|Department of Public Information • News and Media Division • New York|
Deputy Secretary-General to New Resident Coordinators, United Nations Development
Programme Resident Representatives: ‘You Are Face of UN, to People We Serve’
Following are the remarks of Deputy Secretary-General Asha-Rose Migiro at the induction of United Nations Resident Coordinators/United Nations Development Programme Resident Representatives, in New York today, 16 November:
It is a pleasure to join you and to welcome you to this induction programme. Congratulations on your appointments. You have worked hard to reach this point, and we all look forward to working with you as you take on your new responsibilities.
The position of Resident Coordinator is becoming increasingly more important and complex. Grave global challenges such as climate change, the economic crisis and food insecurity call for enhanced teamwork and coherence. They also place a premium on coordination, not only within the United Nations system, but also with other development partners. As leaders, you have your work cut out for you. This induction programme is meant to help you hit the ground running.
As you know, in our vision of United Nations reform, the United Nations system works as a team to develop the best strategies in response to national needs, plans and priorities in achieving the Millennium Development Goals and other internationally agreed development goals.
In each country, we have comparative advantages that we can and must use to best effect. In each country, we want to be coherent; we want to harmonize our actions; and we want to act in a seamless manner so as to reduce transaction costs, eliminate duplication and reduce bureaucratic procedures.
We continue to make great strides, for example, in supporting country ownership and aligning our efforts with national development strategies. But overall, our performance still falls behind expectations. We still need to address issues such as the use of country systems, predictability of funding and mutual accountability.
We have also made important progress within the United Nations system in terms of structures, systems, processes, tools and skills. Further harmonization efforts are ongoing in a number of areas. These include business processes, information technology, financial rules, cost recovery and the alignment of United Nations budget cycles with national ones. We are also simplifying the country programming process, based on lessons learned from the “Delivering as One” pilot countries.
The “Delivering as One” initiative has clearly shown that United Nations organizations can work together more effectively. The recent intergovernmental meeting of the eight pilot countries in Kigali [ Rwanda] confirmed that reforms have had their intended effect at the country level. Our challenge now is to pursue reform with equal vigour at the global level, involving agency headquarters, executive boards and the General Assembly.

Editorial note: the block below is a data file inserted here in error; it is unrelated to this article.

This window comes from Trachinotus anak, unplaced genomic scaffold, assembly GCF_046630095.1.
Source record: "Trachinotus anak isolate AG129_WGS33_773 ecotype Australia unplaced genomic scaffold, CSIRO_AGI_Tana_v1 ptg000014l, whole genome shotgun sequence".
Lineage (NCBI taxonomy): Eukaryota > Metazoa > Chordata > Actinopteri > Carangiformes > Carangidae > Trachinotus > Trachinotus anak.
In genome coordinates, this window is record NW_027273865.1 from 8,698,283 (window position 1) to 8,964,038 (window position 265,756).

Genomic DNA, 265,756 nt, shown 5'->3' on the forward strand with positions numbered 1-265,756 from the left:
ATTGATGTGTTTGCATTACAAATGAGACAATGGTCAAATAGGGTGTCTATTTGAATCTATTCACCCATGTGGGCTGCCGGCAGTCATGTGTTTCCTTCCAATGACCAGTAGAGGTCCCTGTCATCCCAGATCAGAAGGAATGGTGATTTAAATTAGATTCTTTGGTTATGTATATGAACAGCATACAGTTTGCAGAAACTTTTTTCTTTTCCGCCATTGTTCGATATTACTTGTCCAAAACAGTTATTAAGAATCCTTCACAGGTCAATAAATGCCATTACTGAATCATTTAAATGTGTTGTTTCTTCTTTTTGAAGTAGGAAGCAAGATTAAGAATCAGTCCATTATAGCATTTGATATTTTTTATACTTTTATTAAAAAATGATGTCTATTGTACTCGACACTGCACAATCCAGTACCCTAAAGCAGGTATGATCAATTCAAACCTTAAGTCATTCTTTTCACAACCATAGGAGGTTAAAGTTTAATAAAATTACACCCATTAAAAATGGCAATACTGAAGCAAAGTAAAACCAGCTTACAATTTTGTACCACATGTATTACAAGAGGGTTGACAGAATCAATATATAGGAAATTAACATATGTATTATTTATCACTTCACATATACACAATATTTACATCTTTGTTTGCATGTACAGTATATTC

The experiences in the pilot countries also recognized the strengthened role of the Resident Coordinator and the aim of the United Nations system to speak with “one voice”. You will learn more about the Delivering as One effort during this induction programme. I hope you will be able to adapt what you learn to your respective country contexts.
At the global level, initiatives have been put in place to streamline the various institutions and structures.
The United Nations Development Group (UNDG) has been integrated as a third pillar of the CEB [Chief Executives Board] framework, alongside the High-Level Committee on Management (HLCM) and the High-Level Committee on Policy (HLCP).
The UNDG mechanism itself has been streamlined, and has a clearer focus on operational work at the country level, while the HLCP and HLCM focus on system-wide policy and management issues respectively.
At the country level, while all members of the United Nations country teams have a critical role in enhanced coherence and effective delivery, there is need for strong, effective and accountable leadership. This induction programme is part of our system-wide initiatives to strengthen the RC [resident coordinator] system. A lot of effort is also being put towards the recruitment and retention of high calibre staff for the resident coordinator posts, and towards talent management, performance management and continued training. We are also making special efforts to increase gender and regional diversity among the resident coordinators, and I am happy to learn of the progress made in this regard.
We also need to harness the totality of the United Nations system’s expertise. That means greater involvement of specialized agencies and non-resident agencies, and increased understanding of their mandates and comparative advantages. The induction programme is designed to help you in this regard.
These are difficult times. The challenges we face are growing, not only in number, but in complexity and scope. I am pleased to note that this induction programme includes discussions on many of these challenges, and much else besides.
You will need to be dynamic and creative. But, of course, that is why you were chosen in the first place -- you already embody both of those qualities.
You will no doubt find yourself in situations that call for difficult trade-offs. You have also been chosen because of your proven abilities to handle such dilemmas.
Above all, you will be the face of the United Nations -- to colleagues throughout the system, and most of all to the people we serve.
Let me assure you that we at Headquarters are here to support you, not second-guess you.
I wish you well in this induction programme and in your new roles as United Nations Resident Coordinators.
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